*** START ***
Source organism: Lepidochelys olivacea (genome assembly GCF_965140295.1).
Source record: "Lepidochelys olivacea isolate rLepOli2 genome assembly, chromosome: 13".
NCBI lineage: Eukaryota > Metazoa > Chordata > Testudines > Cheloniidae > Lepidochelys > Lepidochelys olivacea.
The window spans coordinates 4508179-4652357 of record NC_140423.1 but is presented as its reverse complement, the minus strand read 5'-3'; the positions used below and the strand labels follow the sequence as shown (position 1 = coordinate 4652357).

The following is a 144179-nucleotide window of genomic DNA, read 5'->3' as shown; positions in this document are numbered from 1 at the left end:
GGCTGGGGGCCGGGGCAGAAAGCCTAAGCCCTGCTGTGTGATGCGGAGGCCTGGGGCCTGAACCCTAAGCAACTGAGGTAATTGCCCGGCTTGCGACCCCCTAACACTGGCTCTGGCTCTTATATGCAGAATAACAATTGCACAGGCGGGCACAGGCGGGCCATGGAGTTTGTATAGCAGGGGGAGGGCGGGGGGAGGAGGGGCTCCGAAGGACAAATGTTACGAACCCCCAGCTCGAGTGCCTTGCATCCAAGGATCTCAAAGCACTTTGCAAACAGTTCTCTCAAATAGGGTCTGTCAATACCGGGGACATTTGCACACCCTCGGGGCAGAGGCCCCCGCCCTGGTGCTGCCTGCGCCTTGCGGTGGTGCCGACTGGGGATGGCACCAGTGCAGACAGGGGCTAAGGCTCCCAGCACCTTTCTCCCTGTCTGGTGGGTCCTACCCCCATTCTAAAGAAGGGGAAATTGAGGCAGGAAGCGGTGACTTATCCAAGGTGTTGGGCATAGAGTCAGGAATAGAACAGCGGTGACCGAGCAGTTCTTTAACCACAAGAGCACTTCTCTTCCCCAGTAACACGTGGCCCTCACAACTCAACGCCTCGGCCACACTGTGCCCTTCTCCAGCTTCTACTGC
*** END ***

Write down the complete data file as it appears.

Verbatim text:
Source organism: Lepidochelys olivacea (genome assembly GCF_965140295.1).
Source record: "Lepidochelys olivacea isolate rLepOli2 genome assembly, chromosome: 13".
NCBI lineage: Eukaryota > Metazoa > Chordata > Testudines > Cheloniidae > Lepidochelys > Lepidochelys olivacea.
The window spans coordinates 4508179-4652357 of record NC_140423.1 but is presented as its reverse complement, the minus strand read 5'-3'; the positions used below and the strand labels follow the sequence as shown (position 1 = coordinate 4652357).

The following is a 144179-nucleotide window of genomic DNA, read 5'->3' as shown; positions in this document are numbered from 1 at the left end:
GGCTGGGGGCCGGGGCAGAAAGCCTAAGCCCTGCTGTGTGATGCGGAGGCCTGGGGCCTGAACCCTAAGCAACTGAGGTAATTGCCCGGCTTGCGACCCCCTAACACTGGCTCTGGCTCTTATATGCAGAATAACAATTGCACAGGCGGGCACAGGCGGGCCATGGAGTTTGTATAGCAGGGGGAGGGCGGGGGGAGGAGGGGCTCCGAAGGACAAATGTTACGAACCCCCAGCTCGAGTGCCTTGCATCCAAGGATCTCAAAGCACTTTGCAAACAGTTCTCTCAAATAGGGTCTGTCAATACCGGGGACATTTGCACACCCTCGGGGCAGAGGCCCCCGCCCTGGTGCTGCCTGCGCCTTGCGGTGGTGCCGACTGGGGATGGCACCAGTGCAGACAGGGGCTAAGGCTCCCAGCACCTTTCTCCCTGTCTGGTGGGTCCTACCCCCATTCTAAAGAAGGGGAAATTGAGGCAGGAAGCGGTGACTTATCCAAGGTGTTGGGCATAGAGTCAGGAATAGAACAGCGGTGACCGAGCAGTTCTTTAACCACAAGAGCACTTCTCTTCCCCAGTAACACGTGGCCCTCACAACTCAACGCCTCGGCCACACTGTGCCCTTCTCCAGCTTCTACTGC